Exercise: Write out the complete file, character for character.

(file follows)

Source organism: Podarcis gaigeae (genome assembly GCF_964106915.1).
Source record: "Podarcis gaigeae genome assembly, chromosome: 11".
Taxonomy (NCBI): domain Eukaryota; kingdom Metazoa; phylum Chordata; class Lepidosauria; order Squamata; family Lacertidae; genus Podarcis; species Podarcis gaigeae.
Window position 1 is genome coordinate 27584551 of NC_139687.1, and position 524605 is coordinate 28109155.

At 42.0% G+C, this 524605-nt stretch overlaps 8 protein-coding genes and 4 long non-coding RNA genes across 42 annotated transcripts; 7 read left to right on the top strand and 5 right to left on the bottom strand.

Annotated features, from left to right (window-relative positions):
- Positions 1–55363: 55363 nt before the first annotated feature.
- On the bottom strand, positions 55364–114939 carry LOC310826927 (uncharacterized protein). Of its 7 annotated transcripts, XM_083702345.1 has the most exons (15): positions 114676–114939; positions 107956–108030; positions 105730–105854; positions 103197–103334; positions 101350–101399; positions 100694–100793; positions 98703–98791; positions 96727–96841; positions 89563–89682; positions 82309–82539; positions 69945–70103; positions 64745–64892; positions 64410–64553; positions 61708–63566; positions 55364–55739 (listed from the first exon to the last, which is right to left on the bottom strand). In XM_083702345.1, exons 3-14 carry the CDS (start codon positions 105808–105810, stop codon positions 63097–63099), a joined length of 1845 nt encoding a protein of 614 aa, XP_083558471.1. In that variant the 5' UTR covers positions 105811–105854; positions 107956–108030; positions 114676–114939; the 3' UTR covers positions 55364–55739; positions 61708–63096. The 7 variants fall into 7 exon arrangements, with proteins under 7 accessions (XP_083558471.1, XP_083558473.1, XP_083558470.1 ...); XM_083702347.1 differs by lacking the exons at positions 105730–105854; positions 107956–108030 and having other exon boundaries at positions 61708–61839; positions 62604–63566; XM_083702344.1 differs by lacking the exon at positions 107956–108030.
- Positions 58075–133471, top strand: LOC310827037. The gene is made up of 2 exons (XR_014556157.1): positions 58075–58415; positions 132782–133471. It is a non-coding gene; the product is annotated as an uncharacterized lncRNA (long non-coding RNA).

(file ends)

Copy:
Source organism: Podarcis gaigeae (genome assembly GCF_964106915.1).
Source record: "Podarcis gaigeae genome assembly, chromosome: 11".
Taxonomy (NCBI): domain Eukaryota; kingdom Metazoa; phylum Chordata; class Lepidosauria; order Squamata; family Lacertidae; genus Podarcis; species Podarcis gaigeae.
Window position 1 is genome coordinate 27584551 of NC_139687.1, and position 524605 is coordinate 28109155.

At 42.0% G+C, this 524605-nt stretch overlaps 8 protein-coding genes and 4 long non-coding RNA genes across 42 annotated transcripts; 7 read left to right on the top strand and 5 right to left on the bottom strand.

Annotated features, from left to right (window-relative positions):
- Positions 1–55363: 55363 nt before the first annotated feature.
- On the bottom strand, positions 55364–114939 carry LOC310826927 (uncharacterized protein). Of its 7 annotated transcripts, XM_083702345.1 has the most exons (15): positions 114676–114939; positions 107956–108030; positions 105730–105854; positions 103197–103334; positions 101350–101399; positions 100694–100793; positions 98703–98791; positions 96727–96841; positions 89563–89682; positions 82309–82539; positions 69945–70103; positions 64745–64892; positions 64410–64553; positions 61708–63566; positions 55364–55739 (listed from the first exon to the last, which is right to left on the bottom strand). In XM_083702345.1, exons 3-14 carry the CDS (start codon positions 105808–105810, stop codon positions 63097–63099), a joined length of 1845 nt encoding a protein of 614 aa, XP_083558471.1. In that variant the 5' UTR covers positions 105811–105854; positions 107956–108030; positions 114676–114939; the 3' UTR covers positions 55364–55739; positions 61708–63096. The 7 variants fall into 7 exon arrangements, with proteins under 7 accessions (XP_083558471.1, XP_083558473.1, XP_083558470.1 ...); XM_083702347.1 differs by lacking the exons at positions 105730–105854; positions 107956–108030 and having other exon boundaries at positions 61708–61839; positions 62604–63566; XM_083702344.1 differs by lacking the exon at positions 107956–108030.
- Positions 58075–133471, top strand: LOC310827037. The gene is made up of 2 exons (XR_014556157.1): positions 58075–58415; positions 132782–133471. It is a non-coding gene; the product is annotated as an uncharacterized lncRNA (long non-coding RNA).